Today we had another cluster of seismic activity in the Aleutians, just west of the Amlia fracture zone. This series of earthquakes occurred just west of some earthquakes from last week or so. Here is my earthquake report for those earthquakes. I discuss the seismicity from this region from the past couple of years on that report page. Here is the USGS web page for today’s M 6.0 earthquake.
Below is a map that shows today’s earthquakes as orange circles, with diameter representing earthquake magnitude. I also place the USGS moment tensors for the three largest earthquakes (M 5.4, M 6.0, and M 6.3). Today’s earthquakes appear a little too shallow to be on the megathrust, so might be on faults in the North America plate. The depth estimates could be incorrect.
There is a legend that shows how moment tensors can be interpreted. Moment tensors are graphical solutions of seismic data that show two possible fault plane solutions. One must use local tectonics, along with other data, to be able to interpret which of the two possible solutions is correct. The legend shows how these two solutions are oriented for each example (Normal/Extensional, Thrust/Compressional, and Strike-Slip/Shear). There is more about moment tensors and focal mechanisms at the USGS.
These earthquakes are the result of north-northwest compression from the subduction of the Pacific plate underneath the North America plate to the north. These earthquakes occurred in the region of the subduction zone west of where the Amlia fracture zone is aligned. The AMZ is a left lateral strike slip oriented fracture zone, which displaces crust of unequal age, beneath the megathrust. The difference in age results in a variety of factors that may contribute to differences in fault stress across the fracture zone (buoyancy, thermal properties, etc). For example, older crust is colder and denser, so it sinks lower into the mantle and exerts a different tectonic force upon the overriding plate.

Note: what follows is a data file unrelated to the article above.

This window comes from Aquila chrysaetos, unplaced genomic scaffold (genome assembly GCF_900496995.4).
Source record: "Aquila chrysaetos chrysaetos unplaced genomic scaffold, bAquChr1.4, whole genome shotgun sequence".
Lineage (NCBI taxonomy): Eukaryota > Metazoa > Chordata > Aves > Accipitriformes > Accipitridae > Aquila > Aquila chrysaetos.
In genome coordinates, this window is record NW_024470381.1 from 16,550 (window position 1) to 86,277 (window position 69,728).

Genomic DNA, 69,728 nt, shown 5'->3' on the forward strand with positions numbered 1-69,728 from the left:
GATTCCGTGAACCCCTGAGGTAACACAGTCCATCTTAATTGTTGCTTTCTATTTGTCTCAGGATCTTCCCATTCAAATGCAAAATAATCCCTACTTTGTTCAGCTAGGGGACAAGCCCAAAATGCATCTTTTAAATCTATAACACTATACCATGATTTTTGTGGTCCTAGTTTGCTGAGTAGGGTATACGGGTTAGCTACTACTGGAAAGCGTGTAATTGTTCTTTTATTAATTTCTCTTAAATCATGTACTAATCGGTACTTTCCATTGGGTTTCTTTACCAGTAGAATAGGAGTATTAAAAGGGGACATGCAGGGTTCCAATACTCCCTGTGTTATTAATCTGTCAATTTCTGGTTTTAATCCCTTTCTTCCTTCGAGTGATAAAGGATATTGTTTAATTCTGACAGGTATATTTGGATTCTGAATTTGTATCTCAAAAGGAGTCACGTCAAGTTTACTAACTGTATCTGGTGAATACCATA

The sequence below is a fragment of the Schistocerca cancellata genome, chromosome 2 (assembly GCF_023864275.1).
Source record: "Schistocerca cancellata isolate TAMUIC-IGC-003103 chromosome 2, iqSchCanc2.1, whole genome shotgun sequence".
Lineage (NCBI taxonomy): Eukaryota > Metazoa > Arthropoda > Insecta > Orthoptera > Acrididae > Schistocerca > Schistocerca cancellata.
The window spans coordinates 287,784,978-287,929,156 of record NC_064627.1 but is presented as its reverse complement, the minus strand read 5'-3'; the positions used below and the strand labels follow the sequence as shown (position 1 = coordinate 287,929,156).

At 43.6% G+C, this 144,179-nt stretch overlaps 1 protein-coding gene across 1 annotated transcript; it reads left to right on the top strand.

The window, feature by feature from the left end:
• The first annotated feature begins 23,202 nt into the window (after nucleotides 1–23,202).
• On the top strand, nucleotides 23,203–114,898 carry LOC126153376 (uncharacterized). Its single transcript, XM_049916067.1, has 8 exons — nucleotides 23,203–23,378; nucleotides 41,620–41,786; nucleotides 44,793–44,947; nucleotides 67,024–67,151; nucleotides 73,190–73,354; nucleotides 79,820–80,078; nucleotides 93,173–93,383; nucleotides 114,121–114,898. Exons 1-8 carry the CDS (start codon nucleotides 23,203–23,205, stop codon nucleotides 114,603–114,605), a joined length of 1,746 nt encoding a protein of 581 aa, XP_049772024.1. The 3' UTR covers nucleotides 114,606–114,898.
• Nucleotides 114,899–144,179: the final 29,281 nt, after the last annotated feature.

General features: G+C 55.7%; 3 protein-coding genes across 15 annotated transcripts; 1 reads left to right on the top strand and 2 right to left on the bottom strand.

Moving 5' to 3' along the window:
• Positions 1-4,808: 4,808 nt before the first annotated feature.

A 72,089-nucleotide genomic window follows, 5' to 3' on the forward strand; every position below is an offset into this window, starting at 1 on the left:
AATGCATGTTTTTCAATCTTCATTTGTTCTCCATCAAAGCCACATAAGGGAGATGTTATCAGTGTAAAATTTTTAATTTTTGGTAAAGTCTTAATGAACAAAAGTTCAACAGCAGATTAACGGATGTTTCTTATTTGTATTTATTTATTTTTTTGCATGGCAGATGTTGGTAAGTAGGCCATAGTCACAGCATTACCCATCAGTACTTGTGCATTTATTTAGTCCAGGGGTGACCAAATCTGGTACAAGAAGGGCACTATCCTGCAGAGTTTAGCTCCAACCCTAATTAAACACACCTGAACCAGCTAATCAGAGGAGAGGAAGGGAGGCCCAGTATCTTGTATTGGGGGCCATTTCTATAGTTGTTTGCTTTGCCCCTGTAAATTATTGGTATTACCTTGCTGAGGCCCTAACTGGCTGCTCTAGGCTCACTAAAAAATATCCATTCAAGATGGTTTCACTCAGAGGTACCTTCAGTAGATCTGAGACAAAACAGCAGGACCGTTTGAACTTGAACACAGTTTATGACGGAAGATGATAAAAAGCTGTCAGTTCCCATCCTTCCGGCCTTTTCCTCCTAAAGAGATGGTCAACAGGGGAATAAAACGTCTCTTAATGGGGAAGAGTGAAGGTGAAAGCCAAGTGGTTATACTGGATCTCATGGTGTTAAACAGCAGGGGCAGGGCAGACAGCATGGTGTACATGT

I include some inset figures.
- The lower right figure from Saltus and Barnett (2000) shows an oblique cross section of the Aleutian subduction zone that is a part of the “Eastern Aleutian Volcanic Arc Digital Model.’
- In the lower left corner, I place a map created by Peter Haeussler, USGS, which shows the historic earthquakes along the Alaska and Aleutian subduction zones.
- Above Hauessler’s map, I show a cross section of a subduction zone through the two main parts of the earthquake cycle. The interseismic part (in-between earthquakes) and the coseismic part (during earthquakes). This was developed by George Plafker and published in his 1972 paper on the Good Friday Earthquake.
This map is particularly useful on its own. This is the map that shows historic earthquake slip regions as pink polygons (Peter Haeussler, USGS). Dr. Haeussler also plotted the magnetic anomalies (grey regions), the arc volcanoes (black diamonds), and the plate motion vectors (mm/yr, NAP vs PP).
Speaking of the 1964 earthquake, here is a map that shows the regions of coseismic uplift and subsidence observed following that earthquake. The 27 March, 1964 M 9.2 earthquake is the second largest earthquake ever recorded on modern seismometers. This figure can be compared to the cross section below.